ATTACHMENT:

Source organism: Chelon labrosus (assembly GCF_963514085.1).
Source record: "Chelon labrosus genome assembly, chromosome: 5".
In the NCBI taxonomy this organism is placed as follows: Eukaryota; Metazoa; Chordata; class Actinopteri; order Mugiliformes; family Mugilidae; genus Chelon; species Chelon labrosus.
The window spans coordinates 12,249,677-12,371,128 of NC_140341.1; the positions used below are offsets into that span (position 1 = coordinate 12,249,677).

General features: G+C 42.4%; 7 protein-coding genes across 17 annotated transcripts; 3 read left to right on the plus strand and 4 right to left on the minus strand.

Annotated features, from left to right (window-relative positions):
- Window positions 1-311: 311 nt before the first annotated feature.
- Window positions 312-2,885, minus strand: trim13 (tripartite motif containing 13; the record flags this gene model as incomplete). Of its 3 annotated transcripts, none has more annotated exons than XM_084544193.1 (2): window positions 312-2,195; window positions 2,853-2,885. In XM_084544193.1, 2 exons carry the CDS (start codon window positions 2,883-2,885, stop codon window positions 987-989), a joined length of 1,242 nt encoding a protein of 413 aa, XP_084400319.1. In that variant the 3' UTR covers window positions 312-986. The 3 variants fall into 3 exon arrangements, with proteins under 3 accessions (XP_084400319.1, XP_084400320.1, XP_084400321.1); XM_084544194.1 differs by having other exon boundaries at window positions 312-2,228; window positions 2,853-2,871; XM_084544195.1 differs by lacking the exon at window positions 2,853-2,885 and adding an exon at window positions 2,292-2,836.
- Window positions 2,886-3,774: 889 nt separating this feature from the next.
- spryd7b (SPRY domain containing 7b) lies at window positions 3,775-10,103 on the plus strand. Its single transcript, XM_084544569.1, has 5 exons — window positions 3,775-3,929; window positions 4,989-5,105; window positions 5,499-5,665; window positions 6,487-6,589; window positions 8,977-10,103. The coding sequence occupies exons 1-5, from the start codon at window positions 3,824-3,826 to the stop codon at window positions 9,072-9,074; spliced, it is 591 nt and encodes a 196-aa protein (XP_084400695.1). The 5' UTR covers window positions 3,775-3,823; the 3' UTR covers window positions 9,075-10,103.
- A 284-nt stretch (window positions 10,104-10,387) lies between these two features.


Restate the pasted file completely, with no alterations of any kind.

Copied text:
Source organism: Chelon labrosus (assembly GCF_963514085.1).
Source record: "Chelon labrosus genome assembly, chromosome: 5".
In the NCBI taxonomy this organism is placed as follows: Eukaryota; Metazoa; Chordata; class Actinopteri; order Mugiliformes; family Mugilidae; genus Chelon; species Chelon labrosus.
The window spans coordinates 12,249,677-12,371,128 of NC_140341.1; the positions used below are offsets into that span (position 1 = coordinate 12,249,677).

General features: G+C 42.4%; 7 protein-coding genes across 17 annotated transcripts; 3 read left to right on the plus strand and 4 right to left on the minus strand.

Annotated features, from left to right (window-relative positions):
- Window positions 1-311: 311 nt before the first annotated feature.
- Window positions 312-2,885, minus strand: trim13 (tripartite motif containing 13; the record flags this gene model as incomplete). Of its 3 annotated transcripts, none has more annotated exons than XM_084544193.1 (2): window positions 312-2,195; window positions 2,853-2,885. In XM_084544193.1, 2 exons carry the CDS (start codon window positions 2,883-2,885, stop codon window positions 987-989), a joined length of 1,242 nt encoding a protein of 413 aa, XP_084400319.1. In that variant the 3' UTR covers window positions 312-986. The 3 variants fall into 3 exon arrangements, with proteins under 3 accessions (XP_084400319.1, XP_084400320.1, XP_084400321.1); XM_084544194.1 differs by having other exon boundaries at window positions 312-2,228; window positions 2,853-2,871; XM_084544195.1 differs by lacking the exon at window positions 2,853-2,885 and adding an exon at window positions 2,292-2,836.
- Window positions 2,886-3,774: 889 nt separating this feature from the next.
- spryd7b (SPRY domain containing 7b) lies at window positions 3,775-10,103 on the plus strand. Its single transcript, XM_084544569.1, has 5 exons — window positions 3,775-3,929; window positions 4,989-5,105; window positions 5,499-5,665; window positions 6,487-6,589; window positions 8,977-10,103. The coding sequence occupies exons 1-5, from the start codon at window positions 3,824-3,826 to the stop codon at window positions 9,072-9,074; spliced, it is 591 nt and encodes a 196-aa protein (XP_084400695.1). The 5' UTR covers window positions 3,775-3,823; the 3' UTR covers window positions 9,075-10,103.
- A 284-nt stretch (window positions 10,104-10,387) lies between these two features.